Britton v. Gunderson

Annotate this Case
[Civ. No. 9337. Third Dist. May 2, 1958.]

CECIL M. BRITTON, Respondent, v. DONALD GUNDERSON et al., Appellants.

COUNSEL

Rich, Fuidge & Dawson, Russell A. Harris and Donald McGregor for Appellants.

C. Ray Robinson, Ronald G. Cameron and Daniel J. Higgins for Respondent. [160 Cal. App. 2d 68]

OPINION

VAN DYKE, P. J.

This is an appeal from an order granting plaintiff's motion for a new trial in a personal injury action.

The accident which gave rise to this action occurred on a winter afternoon on a mountainous stretch of United States Highway 40 near Cisco Grove in Placer County. It had been snowing and portions of the road were icy. Appellant Gunderson had been driving his truck and trailer upgrade in an easterly direction. At a point approximately 100 feet west of a sharp curve he stopped behind a stalled vehicle. Gunderson waited until the stalled vehicle was able to proceed. When it continued up the grade and around the curve, Gunderson attempted to follow, but the wheels of the truck and trailer spun. Gunderson was still stopped on the highway when appellant Felix came around the curve from the east. He testified that he did not think there was sufficient room for him to pass Gunderson's truck and trailer. Consequently, he headed his automobile into the snowbank on his right, stopping more or less opposite Gunderson's truck and at such an angle that both lanes of traffic were blocked. The highway was so obstructed when the car in which plaintiff was riding came around the curve from the east. The driver applied the brakes, but the car skidded on the icy road and crashed into the front of Gunderson's truck. Respondent was rendered unconscious and there was evidence that he sustained a concussion of the brain which aggravated a preexisting epileptic condition.

At the outset of the trial appellants stipulated that there was no issue as to contributory negligence or as to respondent's status as a guest. [1] However, the court refused to instruct the jury that: "The negligence, if any, of the driver of the vehicle in which the Plaintiff was riding at the time and place involved in this trial may not be charged against the Plaintiff, Cecil M. Britton."

The jury returned a verdict in favor of appellants Gunderson and Felix and their employers, Chun King Sales and The Chronicle Publishing Company, who were joined as party defendants. The trial court granted respondent's motion for a new trial for insufficiency of the evidence and for error in refusing to give the above quoted instruction requested by respondent.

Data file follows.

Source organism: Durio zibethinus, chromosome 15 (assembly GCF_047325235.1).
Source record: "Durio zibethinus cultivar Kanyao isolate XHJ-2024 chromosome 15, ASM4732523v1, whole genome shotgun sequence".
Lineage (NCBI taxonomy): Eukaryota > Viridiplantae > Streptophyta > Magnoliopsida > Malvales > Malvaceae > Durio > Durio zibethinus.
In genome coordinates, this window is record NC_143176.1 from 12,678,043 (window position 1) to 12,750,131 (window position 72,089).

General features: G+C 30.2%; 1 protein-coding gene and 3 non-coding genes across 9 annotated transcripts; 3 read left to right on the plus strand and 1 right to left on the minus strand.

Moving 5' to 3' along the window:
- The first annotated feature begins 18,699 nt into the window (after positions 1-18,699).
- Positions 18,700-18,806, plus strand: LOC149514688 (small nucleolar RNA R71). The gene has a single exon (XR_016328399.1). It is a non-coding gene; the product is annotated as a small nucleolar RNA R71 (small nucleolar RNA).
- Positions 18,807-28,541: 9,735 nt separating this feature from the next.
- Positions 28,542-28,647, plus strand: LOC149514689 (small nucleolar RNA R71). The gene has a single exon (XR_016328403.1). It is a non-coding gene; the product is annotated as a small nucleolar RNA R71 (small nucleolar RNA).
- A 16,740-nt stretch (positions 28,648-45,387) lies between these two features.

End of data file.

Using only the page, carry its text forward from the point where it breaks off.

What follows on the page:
The instruction was proper and should have been given. (Van Noy v. Frank, 10 Cal. App. 2d 423, 424-425 [51 P.2d 1166]; Krupp v. Los Angeles Ry. Corp., 57 Cal. App. 2d 695, [160 Cal. App. 2d 69] 697 [135 P.2d 424]; Hoover v. Striegel, 99 Cal. App. 2d 833, 839-840 [222 P.2d 963].) The instruction was not erroneous because the word "charged" was used in lieu of "imputed." [2] Appellants argue that no prejudice ensued from refusal to give the instruction as the subject therein contained was adequately covered by the instructions on negligence, proximate cause and liability. (Fletcher v. Pierceall, 146 Cal. App. 2d 859, 863-865 [304 P.2d 770].) That argument was properly addressed to the trial court. This is not an appeal from an adverse judgment, as in the Fletcher case, but an appeal from an order granting a new trial. [3] In Ballard v. Pacific Greyhound Lines, 28 Cal. 2d 357, 358 [170 P.2d 465], the Supreme Court stated:

"This court has recently reiterated the settled rule that the granting of a motion for a new trial rests within the discretion of the trial judge to such an extent that an appellate court will not interfere unless an abuse of discretion clearly appears." (See also Henderson v. Balcom, 145 Cal. App. 2d 36, 38-39 [301 P.2d 928].)

No abuse of discretion "clearly appears" in the instant case. Moreover, further error appears in the record.

[4] The trial court gave an instruction on unavoidable accident. Since the trial of this case the Supreme Court has held that an instruction on unavoidable accident is improper. (Butigan v. Yellow Cab Co., 49 Cal. 2d 652, 661 [320 P.2d 500].) In the cited case the Supreme Court held that instruction on unavoidable accident "obviously overemphasized defendants' case, and, ... suggested to the jury that they should consider unavoidability as an issue or ground of defense separate and apart from the questions of negligence and proximate causation." [5] Likewise, improper was the instruction on the presumption of due care. Appellants were not entitled to the presumption, as they testified fully as to their acts and conduct immediately preceding and at the time of the accident. (Nunnemaker v. Headlee, 140 Cal. App. 2d 666, 671-672 [295 P.2d 438]; Bertoli v. Hardisty, 154 Cal. App. 2d 283, 286-287 [315 P.2d 890].)

The order is affirmed.

Peek, J., and Schottky, J., concurred.